Food for thought: This commercial resilient flooring from Johnsonite looks perfect. But remember, to avoid problems down the road it is the installer's responsibility to make certain the sub-floor has been properly prepped and inspected.

All too often I come across something beneath a resilient floor that could spell trouble: Saw cuts filled with an epoxy-type of joint filler. The product used is a two-component urethane mixed and then inserted into the saw cut joint.  It turns out the manufacturer of the joint filler recommends that its product be used to fill the saw cut joints whether indoors or out. But they do not make any recommendation for their product if it is to be used beneath an applied flooring material. That’s where the trouble can come.

The architectural community has been specifying the urethane filler for walking areas of bare concrete and it has worked out well. But they also specify it for all situations, including under resilient products.

In my travels I have encountered it a number of times. For example I once saw urethane filler employed beneath VCT tile in a supermarket Wherever there was a joint, the tile was cracked. This, no doubt, was the result of shopping-carts, fork lifts and other rolling traffic. In this case the architect demanded that the flooring contractor replace the affected tile. He did, and the same thing occurred a second time.

Under sheet flooring you do not get the same cracking. Instead, you get is a bulging of the saw cut that shows through the material. Once the joint opens up, it is obvious the bulging is caused by the filler.

Flooring contractors must identify the problem before the flooring goes down. Once the floor is installed the flooring contractor, by default, becomes responsible for the problem. So if you spot this type of situation, what’s next?  It is costly and labor intensive, but it is solvable.

Steps to handle a joint if urethane has been inserted

The urethane filler must be entirely removed.  This usually requires chasing (recutting) the saw cut. The reason is, cementitious patching compound will not stick very well to a urethane residue.  By chasing the joint it opens up the pores of the concrete allowing for a better mechanical bond of the filler.  These saw cuts are generally 1" deep and require a thorough and complete cleaning.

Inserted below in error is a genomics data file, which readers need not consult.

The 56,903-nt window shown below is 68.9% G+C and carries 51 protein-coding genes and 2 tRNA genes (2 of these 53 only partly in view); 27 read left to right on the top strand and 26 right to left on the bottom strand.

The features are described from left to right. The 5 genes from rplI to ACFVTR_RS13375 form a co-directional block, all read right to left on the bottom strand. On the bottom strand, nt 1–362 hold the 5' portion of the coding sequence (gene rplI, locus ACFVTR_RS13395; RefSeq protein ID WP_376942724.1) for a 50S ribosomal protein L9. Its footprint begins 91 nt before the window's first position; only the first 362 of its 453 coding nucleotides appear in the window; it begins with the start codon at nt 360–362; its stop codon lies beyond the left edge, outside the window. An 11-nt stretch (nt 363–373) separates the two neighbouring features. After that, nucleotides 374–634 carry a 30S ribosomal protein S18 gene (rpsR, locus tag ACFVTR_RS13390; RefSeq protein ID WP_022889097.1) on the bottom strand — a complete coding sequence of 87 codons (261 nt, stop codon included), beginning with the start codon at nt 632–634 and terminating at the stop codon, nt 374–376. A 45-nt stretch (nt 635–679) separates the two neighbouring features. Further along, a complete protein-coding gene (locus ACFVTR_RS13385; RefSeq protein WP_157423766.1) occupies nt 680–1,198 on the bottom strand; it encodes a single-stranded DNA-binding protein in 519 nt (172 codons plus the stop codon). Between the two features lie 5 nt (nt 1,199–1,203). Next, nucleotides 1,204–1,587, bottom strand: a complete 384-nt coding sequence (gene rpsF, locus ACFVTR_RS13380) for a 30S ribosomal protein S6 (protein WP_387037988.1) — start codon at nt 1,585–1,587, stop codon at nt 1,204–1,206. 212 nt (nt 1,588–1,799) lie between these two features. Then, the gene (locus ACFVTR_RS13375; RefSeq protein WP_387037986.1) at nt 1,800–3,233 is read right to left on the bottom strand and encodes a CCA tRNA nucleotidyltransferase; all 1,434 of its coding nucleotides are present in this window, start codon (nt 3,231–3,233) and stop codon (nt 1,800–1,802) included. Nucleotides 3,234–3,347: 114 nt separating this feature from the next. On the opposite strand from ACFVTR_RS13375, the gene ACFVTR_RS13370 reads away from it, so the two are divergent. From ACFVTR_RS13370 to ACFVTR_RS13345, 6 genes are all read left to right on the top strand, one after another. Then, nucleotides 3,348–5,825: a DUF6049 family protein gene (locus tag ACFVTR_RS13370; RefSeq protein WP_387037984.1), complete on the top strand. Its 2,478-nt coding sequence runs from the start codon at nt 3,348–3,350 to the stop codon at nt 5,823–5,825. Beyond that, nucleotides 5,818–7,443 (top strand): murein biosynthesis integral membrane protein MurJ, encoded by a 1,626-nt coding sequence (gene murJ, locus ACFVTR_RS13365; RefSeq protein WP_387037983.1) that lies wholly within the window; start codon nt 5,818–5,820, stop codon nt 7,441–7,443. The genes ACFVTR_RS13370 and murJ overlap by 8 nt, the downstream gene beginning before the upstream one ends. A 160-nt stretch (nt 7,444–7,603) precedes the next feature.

2) REPLACEOnce cleaned out the saw cut is ready to be filled.  The filler must be a high compressive strength (exceeding 4,000 psi).  In order to achieve this high compressive strength the patching compound must be mixed stiff with a minimal amount of water.  Manufacturers will have the proper powder to water ratio to follow to achieve the highest compressive strength.

3) POWER MIXOnce the powder is placed into the water I prefer to power mix with a drill.  The power mixing will break the surface tension of the water and allow the mix to be thinner than if hand mixed.

4) DAMPEN JOINTJust before application of the filler I will dampen the joint. This will make the application of the filler easier. And be thorough: You need to get the filler to the complete depth of the saw cut. This way, you’ll  help prevent future joint show-through concerns. You will find it more difficult to work the filler down into the total depth of the joint, but the long term results for the effort will pay off.

It is best to take a pro-active approach and review the architectural specifications prior to bidding on the job. Many of these specifications can be handled prior to the application of the urethane being installed, because once it is installed it is difficult to correct.